North said he drove his Leaf for two years, about 1,000 miles a month. “I have not taken it in for a single service in those two years,” he said. “You can fit the entire cost of ownership, lease, service and fuel into the fuel bill of any other normal car.”

Battery technology is poised for big gains, and that inertia is holding back broader acceptance, North said.

Nissan’s Jones said automakers must find an alternative to the gasoline engine. Global auto sales are expected to rise 55 percent in 12 years, he said, making gasoline prohibitively expensive.

“All manufacturers better have alternative vehicle platforms that are viable,” Jones said. “And what’s more viable than no gas?”

— Reach Carolyn Lochhead at clochhead@sfchronicle.com

Comments

comments

San Francisco Chronicle

  • Recent Posts

  • Enter your email address to subscribe to this newspaper and receive notifications of new articles by email.

  • .

    News

    Gardner guilty of murder, with special circumstances

    By Lauren Keene | From Page: A1 | Gallery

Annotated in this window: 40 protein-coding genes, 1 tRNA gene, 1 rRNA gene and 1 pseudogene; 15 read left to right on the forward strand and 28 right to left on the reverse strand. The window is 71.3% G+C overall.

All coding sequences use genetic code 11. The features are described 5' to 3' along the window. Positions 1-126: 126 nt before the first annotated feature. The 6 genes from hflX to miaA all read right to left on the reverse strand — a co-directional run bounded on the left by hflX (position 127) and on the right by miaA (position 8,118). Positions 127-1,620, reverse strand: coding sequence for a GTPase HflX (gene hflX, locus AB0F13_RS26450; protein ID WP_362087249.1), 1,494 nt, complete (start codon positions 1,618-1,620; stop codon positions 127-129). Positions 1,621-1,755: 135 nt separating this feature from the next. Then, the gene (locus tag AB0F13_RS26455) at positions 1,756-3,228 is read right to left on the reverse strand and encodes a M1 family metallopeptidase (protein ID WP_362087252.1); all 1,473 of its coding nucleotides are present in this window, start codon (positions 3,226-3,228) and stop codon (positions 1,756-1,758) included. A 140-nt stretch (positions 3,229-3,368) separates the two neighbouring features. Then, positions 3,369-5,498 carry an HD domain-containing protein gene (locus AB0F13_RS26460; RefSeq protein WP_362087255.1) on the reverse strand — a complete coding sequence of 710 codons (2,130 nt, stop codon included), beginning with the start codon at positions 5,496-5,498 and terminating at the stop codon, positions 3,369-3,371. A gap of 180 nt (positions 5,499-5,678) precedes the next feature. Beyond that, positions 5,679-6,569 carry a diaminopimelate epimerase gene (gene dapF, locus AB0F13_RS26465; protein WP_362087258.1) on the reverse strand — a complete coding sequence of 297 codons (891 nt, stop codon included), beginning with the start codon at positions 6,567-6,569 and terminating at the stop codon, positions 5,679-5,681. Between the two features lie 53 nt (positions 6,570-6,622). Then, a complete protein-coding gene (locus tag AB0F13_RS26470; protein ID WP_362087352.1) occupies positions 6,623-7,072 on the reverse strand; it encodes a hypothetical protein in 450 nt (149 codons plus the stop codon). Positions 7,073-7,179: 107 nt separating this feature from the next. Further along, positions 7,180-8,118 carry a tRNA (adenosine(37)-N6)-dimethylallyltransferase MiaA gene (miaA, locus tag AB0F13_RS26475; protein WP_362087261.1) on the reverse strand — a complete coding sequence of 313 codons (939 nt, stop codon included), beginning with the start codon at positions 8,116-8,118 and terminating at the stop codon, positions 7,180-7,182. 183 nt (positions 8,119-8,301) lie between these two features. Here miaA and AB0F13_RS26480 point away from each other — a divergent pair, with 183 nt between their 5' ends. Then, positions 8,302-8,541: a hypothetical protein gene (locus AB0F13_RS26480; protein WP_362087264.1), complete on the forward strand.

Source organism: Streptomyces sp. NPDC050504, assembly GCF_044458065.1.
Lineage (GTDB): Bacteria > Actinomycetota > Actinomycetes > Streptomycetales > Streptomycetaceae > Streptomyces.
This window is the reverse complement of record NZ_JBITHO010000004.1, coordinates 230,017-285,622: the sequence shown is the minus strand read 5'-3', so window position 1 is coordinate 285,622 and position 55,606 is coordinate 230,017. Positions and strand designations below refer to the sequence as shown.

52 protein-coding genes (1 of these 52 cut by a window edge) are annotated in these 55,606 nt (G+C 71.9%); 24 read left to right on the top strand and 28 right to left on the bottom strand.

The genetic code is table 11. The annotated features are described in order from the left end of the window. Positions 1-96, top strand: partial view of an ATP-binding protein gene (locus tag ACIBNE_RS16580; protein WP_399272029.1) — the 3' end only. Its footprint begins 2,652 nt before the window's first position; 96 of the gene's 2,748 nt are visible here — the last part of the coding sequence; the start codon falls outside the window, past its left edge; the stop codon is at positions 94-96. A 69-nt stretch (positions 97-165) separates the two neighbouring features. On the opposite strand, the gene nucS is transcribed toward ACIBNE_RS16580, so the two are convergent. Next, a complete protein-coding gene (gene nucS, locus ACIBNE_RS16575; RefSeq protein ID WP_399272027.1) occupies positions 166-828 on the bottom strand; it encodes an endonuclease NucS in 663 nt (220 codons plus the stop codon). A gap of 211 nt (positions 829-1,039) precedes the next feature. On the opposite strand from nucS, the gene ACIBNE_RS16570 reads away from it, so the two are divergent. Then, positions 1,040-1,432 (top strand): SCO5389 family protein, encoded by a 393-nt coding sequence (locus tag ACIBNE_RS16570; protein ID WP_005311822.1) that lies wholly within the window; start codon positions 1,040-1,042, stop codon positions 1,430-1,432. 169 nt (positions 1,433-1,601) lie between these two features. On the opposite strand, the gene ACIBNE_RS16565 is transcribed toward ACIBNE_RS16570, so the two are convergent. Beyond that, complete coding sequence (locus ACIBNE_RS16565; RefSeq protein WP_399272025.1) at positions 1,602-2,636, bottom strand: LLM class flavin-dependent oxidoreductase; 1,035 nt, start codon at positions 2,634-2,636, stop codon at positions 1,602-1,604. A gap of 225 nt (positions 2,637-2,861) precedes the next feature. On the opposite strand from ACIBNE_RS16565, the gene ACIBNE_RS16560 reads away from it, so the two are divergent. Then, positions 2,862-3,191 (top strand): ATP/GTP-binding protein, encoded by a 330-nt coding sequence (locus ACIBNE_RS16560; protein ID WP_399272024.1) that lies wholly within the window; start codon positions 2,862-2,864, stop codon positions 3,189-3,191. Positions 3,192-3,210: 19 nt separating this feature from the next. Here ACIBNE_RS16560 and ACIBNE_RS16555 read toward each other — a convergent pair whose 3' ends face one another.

State superintendent makes campaign stop in Davis

    By Jeff Hudson | From Page: A1 | Gallery

     
    Bob Dunning: Lawn display causes a theological crisis

    By Bob Dunning | From Page: A2 | Gallery

    Couple killed in Yolo County crash

    By Lauren Keene | From Page: A2

     
    Same-party races challenge incumbents

    By The Associated Press | From Page: A2

    State races test one-party rule

    By New York Times News Service | From Page: A2

     
    Meet Poppenga at Saturday reception

    By Enterprise staff | From Page: A2

     
    Indians celebrate Diwali with gala on Sunday

    By Special to The Enterprise | From Page: A3

    Rairdan dinged for late report

    By Jeff Hudson | From Page: A3

     
    Veterans will tailgate at ‘Salute to Heroes’ game

    By Enterprise staff | From Page: A3

    Wolk hailed for environmental votes

    By Enterprise staff | From Page: A3

     
    Yamada honored for leadership on aging issues

    By Enterprise staff | From Page: A3

    Embroidery group meets at mall

    By Enterprise staff | From Page: A3

     
    Local artisans featured at holiday craft fair

    By Enterprise staff | From Page: A4

    Got bikes? Donate ‘em!

    By Enterprise staff | From Page: A4

     
    Kids walk for friends at Birch Lane